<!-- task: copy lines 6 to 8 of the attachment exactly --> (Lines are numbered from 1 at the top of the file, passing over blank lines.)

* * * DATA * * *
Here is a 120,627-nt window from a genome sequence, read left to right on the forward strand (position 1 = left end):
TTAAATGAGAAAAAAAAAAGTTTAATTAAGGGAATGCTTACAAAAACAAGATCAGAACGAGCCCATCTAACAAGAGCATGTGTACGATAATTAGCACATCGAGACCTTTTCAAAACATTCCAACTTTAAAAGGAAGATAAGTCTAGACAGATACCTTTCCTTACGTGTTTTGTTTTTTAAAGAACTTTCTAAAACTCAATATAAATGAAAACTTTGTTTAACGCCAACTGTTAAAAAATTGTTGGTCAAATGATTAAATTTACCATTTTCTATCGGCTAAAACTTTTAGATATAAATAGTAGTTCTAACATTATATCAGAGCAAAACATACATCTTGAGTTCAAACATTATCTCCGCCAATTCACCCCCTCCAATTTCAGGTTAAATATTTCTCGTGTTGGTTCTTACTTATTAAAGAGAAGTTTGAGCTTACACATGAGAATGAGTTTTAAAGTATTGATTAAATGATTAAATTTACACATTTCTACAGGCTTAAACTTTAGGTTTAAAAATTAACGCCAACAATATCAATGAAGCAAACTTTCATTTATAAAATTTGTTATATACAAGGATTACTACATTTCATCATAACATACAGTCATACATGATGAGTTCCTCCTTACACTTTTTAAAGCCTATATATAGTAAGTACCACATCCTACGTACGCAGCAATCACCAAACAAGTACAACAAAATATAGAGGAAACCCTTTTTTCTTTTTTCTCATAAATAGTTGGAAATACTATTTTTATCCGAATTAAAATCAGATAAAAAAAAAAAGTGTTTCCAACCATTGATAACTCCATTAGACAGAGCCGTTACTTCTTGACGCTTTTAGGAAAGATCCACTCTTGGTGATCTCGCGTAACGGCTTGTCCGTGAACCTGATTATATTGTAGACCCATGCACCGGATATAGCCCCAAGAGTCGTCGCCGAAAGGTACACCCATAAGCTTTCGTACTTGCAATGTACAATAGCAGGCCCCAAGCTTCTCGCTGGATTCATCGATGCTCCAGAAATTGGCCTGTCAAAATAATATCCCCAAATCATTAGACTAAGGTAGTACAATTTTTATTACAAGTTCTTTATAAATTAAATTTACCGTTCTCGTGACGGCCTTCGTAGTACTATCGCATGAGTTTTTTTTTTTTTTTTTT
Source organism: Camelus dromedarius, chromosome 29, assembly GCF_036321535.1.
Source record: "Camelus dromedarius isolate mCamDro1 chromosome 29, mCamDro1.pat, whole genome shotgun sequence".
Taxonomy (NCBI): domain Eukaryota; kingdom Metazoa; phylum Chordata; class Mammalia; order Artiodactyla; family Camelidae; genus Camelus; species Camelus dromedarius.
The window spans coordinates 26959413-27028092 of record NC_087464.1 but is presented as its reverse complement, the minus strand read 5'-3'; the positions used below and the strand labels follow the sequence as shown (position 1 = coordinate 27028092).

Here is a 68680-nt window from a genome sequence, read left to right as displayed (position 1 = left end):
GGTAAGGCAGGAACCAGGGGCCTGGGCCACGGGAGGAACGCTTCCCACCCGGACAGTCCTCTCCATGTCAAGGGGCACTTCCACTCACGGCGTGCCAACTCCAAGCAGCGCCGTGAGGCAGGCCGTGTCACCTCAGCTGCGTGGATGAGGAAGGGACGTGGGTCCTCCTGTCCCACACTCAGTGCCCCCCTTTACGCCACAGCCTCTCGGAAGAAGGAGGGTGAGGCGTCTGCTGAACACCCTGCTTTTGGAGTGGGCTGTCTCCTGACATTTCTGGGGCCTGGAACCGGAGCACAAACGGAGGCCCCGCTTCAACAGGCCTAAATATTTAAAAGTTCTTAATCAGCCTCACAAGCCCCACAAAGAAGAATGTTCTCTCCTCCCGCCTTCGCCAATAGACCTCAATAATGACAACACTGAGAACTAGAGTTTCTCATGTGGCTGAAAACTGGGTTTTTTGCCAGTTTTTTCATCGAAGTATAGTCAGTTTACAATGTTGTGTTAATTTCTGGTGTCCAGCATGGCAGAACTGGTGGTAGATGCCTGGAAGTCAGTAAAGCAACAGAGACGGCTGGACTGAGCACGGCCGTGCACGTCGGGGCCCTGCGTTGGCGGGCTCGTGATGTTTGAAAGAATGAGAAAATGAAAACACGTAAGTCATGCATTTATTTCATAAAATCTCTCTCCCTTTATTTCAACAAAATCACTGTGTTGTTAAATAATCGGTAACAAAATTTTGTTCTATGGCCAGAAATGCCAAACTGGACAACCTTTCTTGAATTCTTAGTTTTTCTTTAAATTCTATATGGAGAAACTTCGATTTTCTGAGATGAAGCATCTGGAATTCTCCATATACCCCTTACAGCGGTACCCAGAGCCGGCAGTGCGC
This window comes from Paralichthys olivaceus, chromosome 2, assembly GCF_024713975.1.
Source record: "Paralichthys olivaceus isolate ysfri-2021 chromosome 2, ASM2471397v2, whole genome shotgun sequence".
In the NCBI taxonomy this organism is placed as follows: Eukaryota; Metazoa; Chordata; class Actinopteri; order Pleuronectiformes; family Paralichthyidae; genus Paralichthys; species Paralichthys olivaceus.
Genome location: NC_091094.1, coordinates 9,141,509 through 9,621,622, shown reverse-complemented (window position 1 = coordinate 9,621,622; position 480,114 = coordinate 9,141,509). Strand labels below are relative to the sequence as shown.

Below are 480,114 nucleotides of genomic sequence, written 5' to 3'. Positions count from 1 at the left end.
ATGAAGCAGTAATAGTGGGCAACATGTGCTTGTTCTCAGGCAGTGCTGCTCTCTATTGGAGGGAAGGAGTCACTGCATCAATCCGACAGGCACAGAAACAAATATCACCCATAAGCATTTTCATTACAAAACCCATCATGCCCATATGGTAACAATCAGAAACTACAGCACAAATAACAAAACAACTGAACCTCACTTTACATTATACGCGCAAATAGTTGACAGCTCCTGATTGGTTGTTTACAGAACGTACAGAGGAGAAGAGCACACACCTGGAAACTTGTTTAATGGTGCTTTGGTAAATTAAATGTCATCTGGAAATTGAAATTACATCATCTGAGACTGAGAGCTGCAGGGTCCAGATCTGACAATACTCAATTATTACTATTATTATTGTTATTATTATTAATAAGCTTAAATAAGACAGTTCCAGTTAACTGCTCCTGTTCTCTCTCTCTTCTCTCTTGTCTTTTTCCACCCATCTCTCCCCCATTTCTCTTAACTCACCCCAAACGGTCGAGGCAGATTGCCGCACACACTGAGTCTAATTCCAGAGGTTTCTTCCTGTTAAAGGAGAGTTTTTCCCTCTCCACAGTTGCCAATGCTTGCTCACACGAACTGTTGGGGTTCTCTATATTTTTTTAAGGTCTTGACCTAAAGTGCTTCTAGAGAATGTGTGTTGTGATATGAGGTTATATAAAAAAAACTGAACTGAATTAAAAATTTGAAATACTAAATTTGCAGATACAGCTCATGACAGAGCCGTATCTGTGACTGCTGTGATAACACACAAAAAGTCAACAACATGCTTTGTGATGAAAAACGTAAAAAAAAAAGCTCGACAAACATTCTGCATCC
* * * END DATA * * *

The window spans coordinates 26959413-27028092 of record NC_087464.1 but is presented as its reverse complement, the minus strand read 5'-3'; the positions used below and the strand labels follow the sequence as shown (position 1 = coordinate 27028092).

Here is a 68680-nt window from a genome sequence, read left to right as displayed (position 1 = left end):
GGTAAGGCAGGAACCAGGGGCCTGGGCCACGGGAGGAACGCTTCCCACCCGGACAGTCCTCTCCATGTCAAGGGGCACTTCCACTCACGGCGTGCCAACTCCAAGCAGCGCCGTGAGGCAGGCCGTGTCACCTCAGCTGCGTGGATGAGGAAGGGACGTGGGTCCTCCTGTCCCACACTCAGTGCCCCCCTTTACGCCACAGCCTCTCGGAAGAAGGAGGGTGAGGCGTCTGCTGAACACCCTGCTTTTGGAGTGGGCTGTCTCCTGACATTTCTGGGGCCTGGAACCGGAGCACAAACGGAGGCCCCGCTTCAACAGGCCTAAATATTTAAAAGTTCTTAATCAGCCTCACAAGCCCCACAAAGAAGAATGTTCTCTCCTCCCGCCTTCGCCAATAGACCTCAATAATGACAACACTGAGAACTAGAGTTTCTCATGTGGCTGAAAACTGGGTTTTTTGCCAGTTTTTTCATCGAAGTATAGTCAGTTTACAATGTTGTGTTAATTTCTGGTGTCCAGCATGGCAGAACTGGTGGTAGATGCCTGGAAGTCAGTAAAGCAACAGAGACGGCTGGACTGAGCACGGCCGTGCACGTCGGGGCCCTGCGTTGGCGGGCTCGTGATGTTTGAAAGAATGAGAAAATGAAAACACGTAAGTCATGCATTTATTTCATAAAATCTCTCTCCCTTTATTTCAACAAAATCACTGTGTTGTTAAATAATCGGTAACAAAATTTTGTTCTATGGCCAGAAATGCCAAACTGGACAACCTTTCTTGAATTCTTAGTTTTTCTTTAAATTCTATATGGAGAAACTTCGATTTTCTGAGATGAAGCATCTGGAATTCTCCATATACCCCTTACAGCGGTACCCAGAGCCGGCAGTGCGC